Illustrator Christina Mattison Ebert shares depictions and information on coastal birds
In Finnish folklore, there’s a tale in which nature, attempting to create the first loon, realizes it has forgotten to give the bird legs and desperately flings a pair at the loon as it departs. This mythical tale of anatomy supposedly explains why the legs of a loon are positioned very far back on its body, but modern science argues that the loon’s strong, uniquely positioned limbs make it an excellent diving and fishing bird with unparalleled underwater agility. The common loon, often seen on large lakes, has unmistakable black-and-white patterned plumage with piercing ruby red eyes during breeding season, and takes on a more neutral color in the winter.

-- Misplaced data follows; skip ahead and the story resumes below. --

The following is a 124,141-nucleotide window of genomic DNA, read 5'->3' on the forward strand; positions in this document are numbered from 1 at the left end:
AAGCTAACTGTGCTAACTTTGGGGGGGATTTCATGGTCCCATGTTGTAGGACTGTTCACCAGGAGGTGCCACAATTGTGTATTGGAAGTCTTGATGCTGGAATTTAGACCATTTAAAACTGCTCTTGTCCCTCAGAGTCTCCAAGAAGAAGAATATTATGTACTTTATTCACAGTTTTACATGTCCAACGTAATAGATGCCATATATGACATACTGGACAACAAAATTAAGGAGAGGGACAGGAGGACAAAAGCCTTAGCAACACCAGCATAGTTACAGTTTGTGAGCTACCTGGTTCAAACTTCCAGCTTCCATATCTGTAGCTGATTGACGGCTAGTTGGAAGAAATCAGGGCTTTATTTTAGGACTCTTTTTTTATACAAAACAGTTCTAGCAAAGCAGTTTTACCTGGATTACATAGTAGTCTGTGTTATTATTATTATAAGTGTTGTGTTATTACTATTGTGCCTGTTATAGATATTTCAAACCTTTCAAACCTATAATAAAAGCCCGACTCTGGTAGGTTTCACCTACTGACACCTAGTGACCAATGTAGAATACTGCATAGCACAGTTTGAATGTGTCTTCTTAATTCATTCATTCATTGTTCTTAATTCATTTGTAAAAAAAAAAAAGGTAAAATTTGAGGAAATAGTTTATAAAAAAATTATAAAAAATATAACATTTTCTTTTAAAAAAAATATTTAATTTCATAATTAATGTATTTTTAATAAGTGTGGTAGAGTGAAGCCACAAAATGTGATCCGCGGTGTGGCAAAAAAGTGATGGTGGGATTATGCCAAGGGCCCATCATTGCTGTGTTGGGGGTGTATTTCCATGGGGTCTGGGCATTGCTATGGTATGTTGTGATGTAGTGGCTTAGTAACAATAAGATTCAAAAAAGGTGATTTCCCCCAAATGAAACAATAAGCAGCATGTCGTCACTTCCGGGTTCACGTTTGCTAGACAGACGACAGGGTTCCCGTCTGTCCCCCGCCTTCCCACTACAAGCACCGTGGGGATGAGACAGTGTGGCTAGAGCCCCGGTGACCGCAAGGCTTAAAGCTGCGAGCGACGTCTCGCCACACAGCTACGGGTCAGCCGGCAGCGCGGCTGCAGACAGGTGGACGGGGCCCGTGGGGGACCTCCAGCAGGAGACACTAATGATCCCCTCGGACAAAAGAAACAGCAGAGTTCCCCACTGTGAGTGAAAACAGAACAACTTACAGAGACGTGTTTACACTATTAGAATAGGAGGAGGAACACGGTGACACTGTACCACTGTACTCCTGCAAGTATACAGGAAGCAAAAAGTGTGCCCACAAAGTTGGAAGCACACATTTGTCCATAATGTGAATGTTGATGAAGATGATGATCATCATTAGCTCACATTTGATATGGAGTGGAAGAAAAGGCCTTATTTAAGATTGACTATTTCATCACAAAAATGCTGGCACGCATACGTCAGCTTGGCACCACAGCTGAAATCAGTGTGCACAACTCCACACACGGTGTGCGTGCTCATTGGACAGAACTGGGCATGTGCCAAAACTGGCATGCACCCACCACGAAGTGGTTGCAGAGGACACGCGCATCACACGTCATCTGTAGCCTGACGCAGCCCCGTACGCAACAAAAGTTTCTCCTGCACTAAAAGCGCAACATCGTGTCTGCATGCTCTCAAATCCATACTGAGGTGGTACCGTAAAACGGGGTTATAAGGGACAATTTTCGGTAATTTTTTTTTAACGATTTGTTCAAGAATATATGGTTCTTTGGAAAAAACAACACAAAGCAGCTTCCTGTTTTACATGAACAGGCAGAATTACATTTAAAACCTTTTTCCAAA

FUN FACT: Most North American waterfowl have hollow bones, but loons have solid bones and are therefore less buoyant, which improves their diving capabilities.